As we race to understand how increased heat caused by climate change will affect animals, the potential ‘winners and losers’ of this climate change marathon are beginning to emerge. Many of these struggling animals cannot generate body heat on their own, relying on the temperature of their surroundings to warm themselves. Lizards, for example, must move in and out of shade to maintain a body temperature that allows them to move quickly and helps them digest their food. But hotter is not always better. Heating up lizards speeds up their metabolism, forcing them to burn through energy faster and producing more harmful by-products that damage tissues. But when the environment heats up to the point that even shade temperatures become too hot, lizards must find another way to slow down their metabolism. Xingzhi Han, Baojun Sun and Qiong Zhang at the Chinese Academy of Sciences, China, along with Fushun Zhang at the Chinese Academy of Agricultural Sciences, China, and Liwei Teng and Zhensheng Liu at the Northeast Forestry University, China, wanted to see whether a desert-living lizard could adjust its metabolism and reduce tissue damage when the temperature gets too warm.

To do this, Han and colleagues caught female and male toad-headed lizards (Phrynocephalus przewalskii) from Shierliancheng in Inner Mongolia, China in July 2021 and brought them back to their lab in Beijing. Normally, the lizards live in a habitat that is cooler in the morning and hotter in the afternoon (21–39°C). After 2 weeks, the researchers changed the daily temperatures of half of the cages to mimic the heatwaves in China during 2016 and 2018 (21–58.7°C). On the third day of the artificial heatwave, Han and colleagues measured the body temperature of each lizard every hour between 08:00 h and 18:00 h. Unsurprisingly, lizards living under heatwave conditions were hotter than those experiencing normal temperature conditions. Five days later, the researchers measured the resting metabolism of each lizard at 34°C and 38°C. The team found that the lizards that experienced the heatwave had lower metabolic rates at both temperatures, suggesting the heat-stressed lizards could slow their energy use. The team also recorded how fast each lizard could run at 34°C and 38°C. The heat-stressed lizards only ran at about a third of the speed of the lizards from cooler conditions when running at the higher temperature. Although having a lower metabolism when resting can be a good way to save energy on hot days, lizards that have lived through heatwaves do not have as much energy available for running, making them slower when the weather is too warm. This means that these lizards will have a harder time catching their insect prey and avoiding being eaten themselves, but having a slower metabolism also means their tissues are less damaged by turning food into energy.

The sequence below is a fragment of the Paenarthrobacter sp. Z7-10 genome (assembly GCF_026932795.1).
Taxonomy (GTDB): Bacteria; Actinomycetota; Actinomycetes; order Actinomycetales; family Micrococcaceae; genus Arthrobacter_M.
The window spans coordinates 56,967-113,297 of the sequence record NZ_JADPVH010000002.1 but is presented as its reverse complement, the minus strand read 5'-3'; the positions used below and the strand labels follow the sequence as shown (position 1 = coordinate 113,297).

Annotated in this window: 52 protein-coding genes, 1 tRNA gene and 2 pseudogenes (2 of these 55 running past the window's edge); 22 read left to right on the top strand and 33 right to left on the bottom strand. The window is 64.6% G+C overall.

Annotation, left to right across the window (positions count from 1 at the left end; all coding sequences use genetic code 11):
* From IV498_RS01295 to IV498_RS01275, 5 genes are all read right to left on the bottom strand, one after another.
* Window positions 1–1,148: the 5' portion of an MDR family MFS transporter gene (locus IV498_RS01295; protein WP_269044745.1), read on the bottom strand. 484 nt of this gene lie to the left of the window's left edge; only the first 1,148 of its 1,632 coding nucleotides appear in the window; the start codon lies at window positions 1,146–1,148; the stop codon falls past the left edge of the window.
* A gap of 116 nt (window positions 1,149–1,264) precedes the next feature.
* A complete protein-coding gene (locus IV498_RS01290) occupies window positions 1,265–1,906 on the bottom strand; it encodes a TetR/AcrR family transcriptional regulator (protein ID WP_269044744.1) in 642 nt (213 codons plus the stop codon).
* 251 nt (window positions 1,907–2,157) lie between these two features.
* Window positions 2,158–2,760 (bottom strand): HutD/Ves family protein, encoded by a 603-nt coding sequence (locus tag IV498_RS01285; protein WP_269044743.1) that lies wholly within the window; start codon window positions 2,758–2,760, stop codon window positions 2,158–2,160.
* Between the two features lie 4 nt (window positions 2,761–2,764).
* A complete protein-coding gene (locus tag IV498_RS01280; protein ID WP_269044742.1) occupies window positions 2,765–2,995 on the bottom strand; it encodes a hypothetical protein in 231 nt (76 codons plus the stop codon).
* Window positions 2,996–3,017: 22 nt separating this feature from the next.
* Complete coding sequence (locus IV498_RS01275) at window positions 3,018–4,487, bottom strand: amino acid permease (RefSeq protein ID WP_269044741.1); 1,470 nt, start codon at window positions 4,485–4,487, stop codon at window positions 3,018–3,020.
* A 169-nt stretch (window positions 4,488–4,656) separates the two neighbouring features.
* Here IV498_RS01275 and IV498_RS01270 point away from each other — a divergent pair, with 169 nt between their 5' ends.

So, after the 14 day heatwave, the team measured how much damage their metabolic rate caused the lizards’ livers. The researchers found that heat-stressed lizards not only slowed their metabolism, which reduced the amount of overall tissue damage, but their bodies also produced more antioxidants – molecules that help get rid of the harmful by-products of metabolism. The team concluded that making more of the protective antioxidants further helps lizards deal with the heat by shrinking the negative consequences of having a faster metabolism.

Han and colleagues show that toad-headed lizards can adjust their metabolism when it is too hot, but at the cost of being easier to catch. Although these lizards can adjust to living in the heat, the impacts these adjustments have on their survival will be crucial for predicting how these – and other – reptiles will endure the climate change marathon.

Metabolic regulation reduces the oxidative damage of arid lizards in response to moderate heat events
Integr. Zool